The JDAM solves the problem by equipping each bomb with a tail kit providing GPS guidance. The resulting accuracy will put the JDAM within 39 feet of its intended target--almost as good as a Laser-Guided Bomb and without having to overfly the target or wait for clear weather.
The JDAM has performed well in tests, and an early version is already equipping B-2 bombers at Whiteman AFB, Mo. All attack aircraft except the F-117 will use JDAM, and a special version of the bomb will give the F-22 air superiority fighter a secondary ground-attack role. The B-52 will be next to get JDAM, later this year.
The JDAM comes in two versions: 1,000 and 2,000 pounds.
Boeing builds the JDAM--having acquired the program when it bought McDonnell Douglas--and Schulte holds the program up as a model of acquisition reform. Originally estimated to cost around $40,000 a round, JDAMs will now be bought for less than a quarter of that. Considering that the Air Force and Navy are buying over 87,000 tail kits--62,000 for USAF and about 25,500 for the Navy--the resultant savings is over a billion dollars.
Much of the price decrease is due to progress in reducing the size and cost of GPS receivers. At the time of the Gulf War, GPSguided munitions were so expensive and limited in number that they were a top secret. Today, with handheld GPS receivers available in most electronics stores, the cost of precision location has dropped enormously.
Laser-Guided Bombs Finally, the Air Force will continue to buy Laser-Guided Bombs for those targets that still demand pinpoint accuracy. However, the advent of JDAM means that not nearly as many LGBs will be needed as originally planned.
The LGBs work by following the reflected light of a laser beam, which can either be shone on the target by the aircraft itself, by another airplane, or by ground troops with a handheld laser designator.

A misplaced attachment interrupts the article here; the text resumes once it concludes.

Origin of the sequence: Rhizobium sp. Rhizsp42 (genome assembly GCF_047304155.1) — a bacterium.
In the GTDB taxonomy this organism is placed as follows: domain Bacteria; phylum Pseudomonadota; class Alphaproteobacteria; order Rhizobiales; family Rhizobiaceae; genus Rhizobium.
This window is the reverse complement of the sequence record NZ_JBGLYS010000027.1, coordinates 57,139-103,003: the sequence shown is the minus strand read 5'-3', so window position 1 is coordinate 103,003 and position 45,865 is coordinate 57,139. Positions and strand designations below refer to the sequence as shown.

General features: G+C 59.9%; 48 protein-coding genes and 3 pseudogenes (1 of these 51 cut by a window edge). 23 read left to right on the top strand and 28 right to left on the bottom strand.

Over 36,000 Laser-Guided Bombs are in the inventory today, of five different varieties, and USAF is planning to buy about 800 more. Because so many more USAF aircraft of today are capable of using LGBs than during the Gulf War, the fleet's ability to destroy point targets has increased in spite of the fleet's overall reduction in size.
Despite the tremendous improvements in accuracy offered by the new precision munitions, the Air Force is not resting on its laurels. The service is exploring new high explosives which, at half to one-quarter the weight of existing bombs, could deliver as much destructive force. Coupled with even more precise targeting, more targets could be killed per aircraft, per sortie, since each airplane could carry more bombs. This in turn would put even more distance between the Air Force and the days when it took numbers of airplanes to destroy a target. Now, it is numbers of targets destroyed per airplane, per sortie.
The intent of the Miniature Munitions Technology Demonstration, Schulte said, is to refine the JDAM tail kit to make it more accurate and put it on a 250-pound penetrator bomb.
"We found it to be pretty effective" in tests, he said.
"With improved accuracies, you could have a smaller bomb. With a smaller bomb, you can carry more of them on an aircraft, and the logistics tail associated with them is smaller."
Analyses have shown that "about 60 percent of target set you would go after with JDAM [is] vulnerable to a small bomb. So there are platforms like the F-22 and the F-117 ... where you would be better off if you could carry more, smaller bombs."
The biggest technical challenge of the program, he thinks, would be the rack that would fit inside an F-117 or F-22, not the bomb. Even that, he thinks, would not be a "major technological challenge."
"We have time" to explore the concept, Schulte noted. "We could maybe ... put it on the F-117 by 2004 and maybe on the F-22 by 2007."
Underlying such a bomb program--still unfunded for development--is the persistent question of "Could we get more kills per sortie?" Schulte said. On the F-117, which only has racks capable of carrying two bombs right now, "maybe we could get five targets in a sortie, instead of two."